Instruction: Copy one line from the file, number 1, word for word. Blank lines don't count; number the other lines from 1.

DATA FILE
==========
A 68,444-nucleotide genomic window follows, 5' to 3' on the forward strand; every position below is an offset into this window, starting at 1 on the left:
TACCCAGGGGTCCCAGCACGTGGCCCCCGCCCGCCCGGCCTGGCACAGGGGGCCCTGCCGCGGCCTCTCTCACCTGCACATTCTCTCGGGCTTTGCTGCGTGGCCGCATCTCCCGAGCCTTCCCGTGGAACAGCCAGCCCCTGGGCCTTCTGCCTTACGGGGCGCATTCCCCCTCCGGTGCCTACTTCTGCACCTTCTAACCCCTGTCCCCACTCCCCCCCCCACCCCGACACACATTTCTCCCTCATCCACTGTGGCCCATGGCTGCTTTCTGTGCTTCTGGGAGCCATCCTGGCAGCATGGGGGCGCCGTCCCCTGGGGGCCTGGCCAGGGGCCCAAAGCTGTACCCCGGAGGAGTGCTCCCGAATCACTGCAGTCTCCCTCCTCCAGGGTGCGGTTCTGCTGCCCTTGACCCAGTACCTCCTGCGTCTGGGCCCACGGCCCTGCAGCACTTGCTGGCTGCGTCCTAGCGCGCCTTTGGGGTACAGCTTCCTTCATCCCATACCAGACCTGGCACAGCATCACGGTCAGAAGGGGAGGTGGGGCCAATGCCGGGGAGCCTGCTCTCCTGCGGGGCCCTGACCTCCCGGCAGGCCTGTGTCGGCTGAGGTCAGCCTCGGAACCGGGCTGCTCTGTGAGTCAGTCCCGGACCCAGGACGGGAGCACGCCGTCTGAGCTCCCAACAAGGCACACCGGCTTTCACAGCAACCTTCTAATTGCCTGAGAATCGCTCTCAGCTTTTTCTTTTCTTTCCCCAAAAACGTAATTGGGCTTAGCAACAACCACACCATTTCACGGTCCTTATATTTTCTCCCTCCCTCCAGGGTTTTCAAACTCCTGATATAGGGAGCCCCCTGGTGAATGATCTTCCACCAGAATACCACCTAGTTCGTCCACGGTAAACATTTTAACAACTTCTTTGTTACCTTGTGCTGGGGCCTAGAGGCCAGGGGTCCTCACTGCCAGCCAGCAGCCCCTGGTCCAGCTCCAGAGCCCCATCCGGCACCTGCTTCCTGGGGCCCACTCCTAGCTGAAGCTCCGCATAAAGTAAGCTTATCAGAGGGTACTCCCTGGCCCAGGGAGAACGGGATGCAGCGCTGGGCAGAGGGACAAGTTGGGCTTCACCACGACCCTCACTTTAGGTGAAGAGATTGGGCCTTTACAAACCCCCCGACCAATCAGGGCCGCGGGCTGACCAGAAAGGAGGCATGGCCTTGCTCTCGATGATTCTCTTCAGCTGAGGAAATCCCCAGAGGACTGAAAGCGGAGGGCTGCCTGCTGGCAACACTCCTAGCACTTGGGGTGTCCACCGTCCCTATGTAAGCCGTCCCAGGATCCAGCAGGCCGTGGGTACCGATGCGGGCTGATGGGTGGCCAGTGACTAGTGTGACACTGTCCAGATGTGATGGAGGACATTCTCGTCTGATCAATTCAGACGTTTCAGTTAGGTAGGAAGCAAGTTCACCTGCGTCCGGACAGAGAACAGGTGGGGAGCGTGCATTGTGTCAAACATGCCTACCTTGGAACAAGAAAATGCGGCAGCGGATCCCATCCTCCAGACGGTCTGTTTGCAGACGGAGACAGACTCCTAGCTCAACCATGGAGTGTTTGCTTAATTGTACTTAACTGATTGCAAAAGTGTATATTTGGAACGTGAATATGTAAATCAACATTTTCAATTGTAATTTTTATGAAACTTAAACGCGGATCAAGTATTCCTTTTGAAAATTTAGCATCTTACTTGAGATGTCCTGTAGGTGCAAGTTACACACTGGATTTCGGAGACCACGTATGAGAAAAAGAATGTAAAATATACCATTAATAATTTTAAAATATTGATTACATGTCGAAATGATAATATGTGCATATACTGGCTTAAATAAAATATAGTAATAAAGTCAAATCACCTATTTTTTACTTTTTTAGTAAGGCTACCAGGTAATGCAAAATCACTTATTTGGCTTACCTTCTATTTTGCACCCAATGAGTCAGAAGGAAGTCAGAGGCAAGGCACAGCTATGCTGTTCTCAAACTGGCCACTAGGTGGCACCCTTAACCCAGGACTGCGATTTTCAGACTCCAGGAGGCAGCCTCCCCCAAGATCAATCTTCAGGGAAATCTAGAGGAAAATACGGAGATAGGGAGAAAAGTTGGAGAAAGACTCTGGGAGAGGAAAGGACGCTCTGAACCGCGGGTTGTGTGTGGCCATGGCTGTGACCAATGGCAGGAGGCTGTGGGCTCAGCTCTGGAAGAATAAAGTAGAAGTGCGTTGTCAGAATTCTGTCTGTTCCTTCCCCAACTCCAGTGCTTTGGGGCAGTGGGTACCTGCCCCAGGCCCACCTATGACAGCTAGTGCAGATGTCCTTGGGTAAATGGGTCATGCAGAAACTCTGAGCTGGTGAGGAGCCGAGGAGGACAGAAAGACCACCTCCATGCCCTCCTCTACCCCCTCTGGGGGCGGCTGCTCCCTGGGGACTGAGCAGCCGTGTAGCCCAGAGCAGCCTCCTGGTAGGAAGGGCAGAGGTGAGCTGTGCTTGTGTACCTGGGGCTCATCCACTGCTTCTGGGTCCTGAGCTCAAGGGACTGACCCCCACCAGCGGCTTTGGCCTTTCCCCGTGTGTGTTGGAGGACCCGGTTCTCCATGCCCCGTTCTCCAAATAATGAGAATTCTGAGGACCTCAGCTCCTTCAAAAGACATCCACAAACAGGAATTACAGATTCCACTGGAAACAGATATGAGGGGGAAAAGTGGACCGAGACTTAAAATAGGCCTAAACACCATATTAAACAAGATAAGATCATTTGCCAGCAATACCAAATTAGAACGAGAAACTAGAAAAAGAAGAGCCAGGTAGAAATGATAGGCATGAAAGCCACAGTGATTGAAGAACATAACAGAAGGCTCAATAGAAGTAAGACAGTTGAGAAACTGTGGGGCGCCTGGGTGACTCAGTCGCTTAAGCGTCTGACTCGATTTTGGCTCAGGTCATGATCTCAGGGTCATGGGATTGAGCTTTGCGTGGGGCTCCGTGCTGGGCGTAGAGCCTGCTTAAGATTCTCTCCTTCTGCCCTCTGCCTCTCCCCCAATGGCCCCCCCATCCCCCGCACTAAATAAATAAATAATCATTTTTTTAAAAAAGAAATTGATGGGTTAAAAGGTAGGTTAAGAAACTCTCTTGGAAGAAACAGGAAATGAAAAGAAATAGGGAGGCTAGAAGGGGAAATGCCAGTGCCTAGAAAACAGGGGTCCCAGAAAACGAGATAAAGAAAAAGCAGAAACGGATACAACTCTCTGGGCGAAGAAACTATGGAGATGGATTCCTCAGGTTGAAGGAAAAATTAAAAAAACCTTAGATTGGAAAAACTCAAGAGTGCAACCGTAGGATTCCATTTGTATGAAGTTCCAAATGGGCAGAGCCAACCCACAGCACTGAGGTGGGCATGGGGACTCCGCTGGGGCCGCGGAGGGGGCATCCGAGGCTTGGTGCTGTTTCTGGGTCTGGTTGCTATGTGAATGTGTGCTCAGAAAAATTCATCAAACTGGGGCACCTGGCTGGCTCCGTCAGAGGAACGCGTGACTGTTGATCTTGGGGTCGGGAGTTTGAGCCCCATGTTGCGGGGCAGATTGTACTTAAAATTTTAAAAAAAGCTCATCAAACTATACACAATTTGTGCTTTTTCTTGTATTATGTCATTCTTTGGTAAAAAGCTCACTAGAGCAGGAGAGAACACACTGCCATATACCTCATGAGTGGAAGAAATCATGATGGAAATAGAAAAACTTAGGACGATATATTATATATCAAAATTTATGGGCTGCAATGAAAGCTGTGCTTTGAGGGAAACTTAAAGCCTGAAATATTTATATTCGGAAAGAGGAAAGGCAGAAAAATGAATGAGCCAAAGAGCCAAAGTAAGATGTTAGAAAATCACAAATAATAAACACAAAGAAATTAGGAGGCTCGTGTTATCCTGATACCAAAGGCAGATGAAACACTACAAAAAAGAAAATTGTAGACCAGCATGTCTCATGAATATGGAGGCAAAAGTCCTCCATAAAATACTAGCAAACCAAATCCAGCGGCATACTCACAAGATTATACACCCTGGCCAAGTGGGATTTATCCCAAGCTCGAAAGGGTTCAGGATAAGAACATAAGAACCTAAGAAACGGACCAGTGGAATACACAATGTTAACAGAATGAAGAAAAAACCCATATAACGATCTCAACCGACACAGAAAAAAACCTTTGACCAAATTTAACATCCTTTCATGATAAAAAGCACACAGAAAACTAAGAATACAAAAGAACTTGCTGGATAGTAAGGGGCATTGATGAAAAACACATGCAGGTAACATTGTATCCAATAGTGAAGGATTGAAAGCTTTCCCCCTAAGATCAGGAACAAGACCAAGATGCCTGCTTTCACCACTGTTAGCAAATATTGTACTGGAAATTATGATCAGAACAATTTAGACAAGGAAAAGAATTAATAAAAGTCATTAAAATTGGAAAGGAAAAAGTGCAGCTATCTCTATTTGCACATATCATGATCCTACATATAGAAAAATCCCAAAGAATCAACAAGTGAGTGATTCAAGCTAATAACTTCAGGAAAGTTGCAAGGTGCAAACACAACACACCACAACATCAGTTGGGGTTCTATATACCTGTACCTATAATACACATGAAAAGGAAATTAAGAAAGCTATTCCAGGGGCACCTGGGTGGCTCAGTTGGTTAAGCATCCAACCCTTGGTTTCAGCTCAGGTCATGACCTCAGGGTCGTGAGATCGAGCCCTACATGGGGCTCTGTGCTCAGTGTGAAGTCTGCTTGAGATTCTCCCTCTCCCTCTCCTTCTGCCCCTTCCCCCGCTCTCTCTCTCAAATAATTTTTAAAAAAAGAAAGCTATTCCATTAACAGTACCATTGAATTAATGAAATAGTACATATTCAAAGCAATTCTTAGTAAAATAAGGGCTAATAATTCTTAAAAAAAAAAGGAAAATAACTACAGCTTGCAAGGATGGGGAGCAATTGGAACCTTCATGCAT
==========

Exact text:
A 68,444-nucleotide genomic window follows, 5' to 3' on the forward strand; every position below is an offset into this window, starting at 1 on the left: